Third, unqualified support for Israel complicates other aspects of U.S. Middle East diplomacy. Negotiating a new agreement to roll back and cap Iran’s nuclear weapons potential would be far easier if the administration did not face constant opposition from the Netanyahu government, not to mention the relentless opposition of hard-line elements of the Israel lobby here in the United States. Once again, a more normal relationship with the only Middle Eastern country that actually has nuclear weapons would aid Washington’s long-standing effort to limit proliferation elsewhere.
The desire to protect Israel also forces the United States into relations with other Middle Eastern governments that make little strategic or moral sense. U.S. support for Egypt’s unsavory dictatorship (including ignoring the military coup that destroyed the country’s fledgling democracy in 2011), is partly intended to keep Egypt on good terms with Israel and opposed to Hamas. The United States has also been more willing to tolerate abuses by Saudi Arabia (including its air war in Yemen and the murder of dissident journalist Jamal Khashoggi) as Riyadh’s tacit alignment with Israel has deepened.
Fourth, decades of unconditional support for Israel helped create the danger the United States has faced from terrorism. Osama bin Laden and other key al Qaeda figures were crystal clear on this point: The combination of steadfast U.S. support for Israel and Israel’s harsh treatment of Palestinians was one of the main reasons they decided to attack the “far enemy.” It was not the only reason, but neither was it a trivial concern. As the official 9/11 Commission Report wrote regarding Khalid Sheikh Mohammed (KSM), whom it described as the “principal architect” of the attack: “by his own account, KSM’s animus toward the United States stemmed not from his experiences there as a student, but rather from his violent disagreement with U.S. foreign policy favoring Israel.” The risks of terrorism would not disappear if the United States had a normal relationship with Israel, but a more even-handed and morally defensible position would help diminish the anti-U.S. attitudes that have contributed to violent extremism in recent decades.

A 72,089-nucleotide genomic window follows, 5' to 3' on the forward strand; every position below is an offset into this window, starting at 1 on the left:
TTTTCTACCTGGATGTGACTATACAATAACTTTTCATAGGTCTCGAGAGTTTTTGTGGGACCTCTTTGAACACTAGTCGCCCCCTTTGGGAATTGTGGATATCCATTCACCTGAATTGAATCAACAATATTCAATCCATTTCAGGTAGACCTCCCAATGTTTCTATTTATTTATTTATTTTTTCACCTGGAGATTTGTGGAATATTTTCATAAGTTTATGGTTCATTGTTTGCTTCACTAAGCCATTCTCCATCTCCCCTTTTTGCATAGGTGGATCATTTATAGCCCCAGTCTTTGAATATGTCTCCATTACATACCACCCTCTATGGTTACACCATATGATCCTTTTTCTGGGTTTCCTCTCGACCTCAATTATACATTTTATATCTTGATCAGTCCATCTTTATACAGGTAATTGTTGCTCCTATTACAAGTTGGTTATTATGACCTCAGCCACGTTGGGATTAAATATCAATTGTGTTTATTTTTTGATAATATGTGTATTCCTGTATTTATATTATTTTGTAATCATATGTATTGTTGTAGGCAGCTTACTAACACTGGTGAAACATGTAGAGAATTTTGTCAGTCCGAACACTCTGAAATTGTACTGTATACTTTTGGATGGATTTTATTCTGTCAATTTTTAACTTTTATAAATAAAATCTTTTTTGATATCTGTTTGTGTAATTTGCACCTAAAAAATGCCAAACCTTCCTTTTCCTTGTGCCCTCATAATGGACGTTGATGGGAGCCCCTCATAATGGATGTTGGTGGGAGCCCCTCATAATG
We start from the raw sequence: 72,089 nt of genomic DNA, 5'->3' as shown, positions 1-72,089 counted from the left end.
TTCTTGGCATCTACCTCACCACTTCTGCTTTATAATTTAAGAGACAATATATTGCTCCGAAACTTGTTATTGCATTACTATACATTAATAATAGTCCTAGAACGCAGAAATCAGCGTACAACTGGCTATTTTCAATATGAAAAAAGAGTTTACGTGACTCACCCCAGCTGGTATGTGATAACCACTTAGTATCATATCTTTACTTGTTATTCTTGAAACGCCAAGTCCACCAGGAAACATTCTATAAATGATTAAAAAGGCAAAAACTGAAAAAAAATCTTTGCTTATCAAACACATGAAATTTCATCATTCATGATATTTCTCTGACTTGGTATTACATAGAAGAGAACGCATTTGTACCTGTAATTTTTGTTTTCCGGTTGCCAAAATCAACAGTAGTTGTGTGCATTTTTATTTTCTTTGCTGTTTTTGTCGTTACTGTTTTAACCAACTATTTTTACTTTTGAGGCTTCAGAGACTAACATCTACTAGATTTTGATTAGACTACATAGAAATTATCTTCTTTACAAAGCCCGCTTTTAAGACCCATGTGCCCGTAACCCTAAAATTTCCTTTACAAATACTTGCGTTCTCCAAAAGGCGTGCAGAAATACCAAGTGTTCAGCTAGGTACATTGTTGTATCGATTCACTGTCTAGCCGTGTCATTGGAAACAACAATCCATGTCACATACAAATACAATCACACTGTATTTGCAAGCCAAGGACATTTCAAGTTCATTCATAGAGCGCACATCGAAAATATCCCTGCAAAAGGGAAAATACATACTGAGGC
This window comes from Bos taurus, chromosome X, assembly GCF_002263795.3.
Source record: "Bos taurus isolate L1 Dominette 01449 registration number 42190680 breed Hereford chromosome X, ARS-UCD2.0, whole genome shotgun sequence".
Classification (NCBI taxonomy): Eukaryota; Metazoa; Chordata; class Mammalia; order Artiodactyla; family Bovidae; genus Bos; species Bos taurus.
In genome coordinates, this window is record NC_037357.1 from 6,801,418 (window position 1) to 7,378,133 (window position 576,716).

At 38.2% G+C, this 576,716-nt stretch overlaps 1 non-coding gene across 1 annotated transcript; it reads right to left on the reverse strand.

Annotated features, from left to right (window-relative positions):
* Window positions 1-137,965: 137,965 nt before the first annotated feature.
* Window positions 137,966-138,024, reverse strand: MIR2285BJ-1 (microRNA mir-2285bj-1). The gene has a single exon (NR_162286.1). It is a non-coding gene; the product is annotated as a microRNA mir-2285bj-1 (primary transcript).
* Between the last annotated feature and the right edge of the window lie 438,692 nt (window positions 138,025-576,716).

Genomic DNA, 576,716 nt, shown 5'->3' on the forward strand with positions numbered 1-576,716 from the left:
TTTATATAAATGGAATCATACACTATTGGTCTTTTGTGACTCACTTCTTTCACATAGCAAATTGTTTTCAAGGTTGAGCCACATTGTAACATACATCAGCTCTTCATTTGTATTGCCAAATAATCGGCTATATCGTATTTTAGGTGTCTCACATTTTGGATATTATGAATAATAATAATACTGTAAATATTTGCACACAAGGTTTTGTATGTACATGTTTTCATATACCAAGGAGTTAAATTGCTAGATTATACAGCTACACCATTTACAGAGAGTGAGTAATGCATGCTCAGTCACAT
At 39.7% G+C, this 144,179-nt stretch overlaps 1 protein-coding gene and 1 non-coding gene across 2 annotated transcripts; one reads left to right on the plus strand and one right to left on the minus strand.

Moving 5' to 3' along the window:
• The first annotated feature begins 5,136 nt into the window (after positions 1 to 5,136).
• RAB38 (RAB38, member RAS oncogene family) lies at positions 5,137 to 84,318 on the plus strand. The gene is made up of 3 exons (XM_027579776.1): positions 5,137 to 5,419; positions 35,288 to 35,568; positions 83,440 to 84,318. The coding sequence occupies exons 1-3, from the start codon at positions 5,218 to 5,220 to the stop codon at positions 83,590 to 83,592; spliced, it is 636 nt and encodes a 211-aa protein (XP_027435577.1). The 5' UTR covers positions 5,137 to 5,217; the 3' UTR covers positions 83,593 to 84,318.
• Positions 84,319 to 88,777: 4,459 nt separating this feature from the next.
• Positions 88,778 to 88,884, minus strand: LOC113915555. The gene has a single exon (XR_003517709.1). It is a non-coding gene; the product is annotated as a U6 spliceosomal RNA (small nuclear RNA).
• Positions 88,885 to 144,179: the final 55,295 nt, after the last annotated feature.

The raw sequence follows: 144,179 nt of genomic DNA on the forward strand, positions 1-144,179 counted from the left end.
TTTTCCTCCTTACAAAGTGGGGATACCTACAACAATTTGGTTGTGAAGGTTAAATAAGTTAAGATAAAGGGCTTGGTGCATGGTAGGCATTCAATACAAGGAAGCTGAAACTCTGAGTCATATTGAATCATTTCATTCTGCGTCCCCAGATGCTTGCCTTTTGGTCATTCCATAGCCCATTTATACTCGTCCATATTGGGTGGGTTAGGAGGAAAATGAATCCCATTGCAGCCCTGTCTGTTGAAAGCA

The special relationship is also connected to the United States’ larger misadventures in the Middle East, including the decision to invade Iraq in 2003. Israel did not dream up this cockamamie idea—pro-Israel neoconservatives in the United States deserve that dubious honor—and some Israeli leaders opposed the idea at first and wanted the George W. Bush administration to focus on Iran instead. But once U.S. President George W. Bush had decided that toppling then-Iraqi leader Saddam Hussein would be the first step in a broader program of “regional transformation,” top Israeli officials—including Netanyahu and former Israeli Prime Ministers Ehud Barak and Shimon Peres—got into the act and helped sell the war to the American people. Barak and Peres wrote arguments or appeared on U.S. media to drum up support for the war, and Netanyahu went to Capitol Hill to give a similar message to Congress. Although surveys showed American Jews tended to be less supportive of the war than the public as a whole, the American Israel Public Affairs Committee and other organizations in the Israel lobby threw their weight behind the war party as well. The special relationship didn’t cause the war, but close connections between the two countries helped pave the way.
The special relationship—and the familiar mantra that the U.S. commitment to Israel is “unshakeable”—has also made being pro-Israel a litmus test for serving in the government and prevented any number of able Americans from contributing their talents and dedication to public life. Being ardently supportive of Israel is no barrier to a high position in government—if anything, it’s an asset—but being even mildly critical means instant trouble for any appointee. Being perceived as insufficiently “pro-Israel” can derail an appointment—as it did when veteran diplomat and former U.S. Assistant Secretary of Defense Chas W. Freeman was initially picked to head the National Intelligence Council in 2009—or it can force nominees into demeaning acts of contrition and self-denial. The recent case of Colin Kahl, whose nomination as defense undersecretary for policy barely won Senate confirmation despite his impeccable credentials, is another example of this problem, to say nothing of the many well-qualified individuals who are never even considered for appointment because transition teams do not wish to invite controversy. Let me emphasize the concern is not that such individuals were insufficiently devoted to the United States; the fear was they might not be unequivocally committed to helping a foreign country.
This unhealthy situation prevents both Democratic and Republican administrations from pursuing the best talent and adds to the growing dishonesty of U.S. public discourse. Ambitious policy wonks quickly learn not to say what they really think about Israel-related issues and instead, to mouth familiar platitudes even when they are at odds with the truth. When a conflict like the latest violence in Gaza erupts, public officials and press secretaries squirm at their podiums, trying not to say anything that might get themselves or their bosses in trouble. The danger is not that they will get caught in a lie; the real risk is they might unwittingly speak the truth. How can one have honest discussion about the repeated failures of U.S. Middle East policy when the professional consequences of challenging the orthodox view are potentially grim?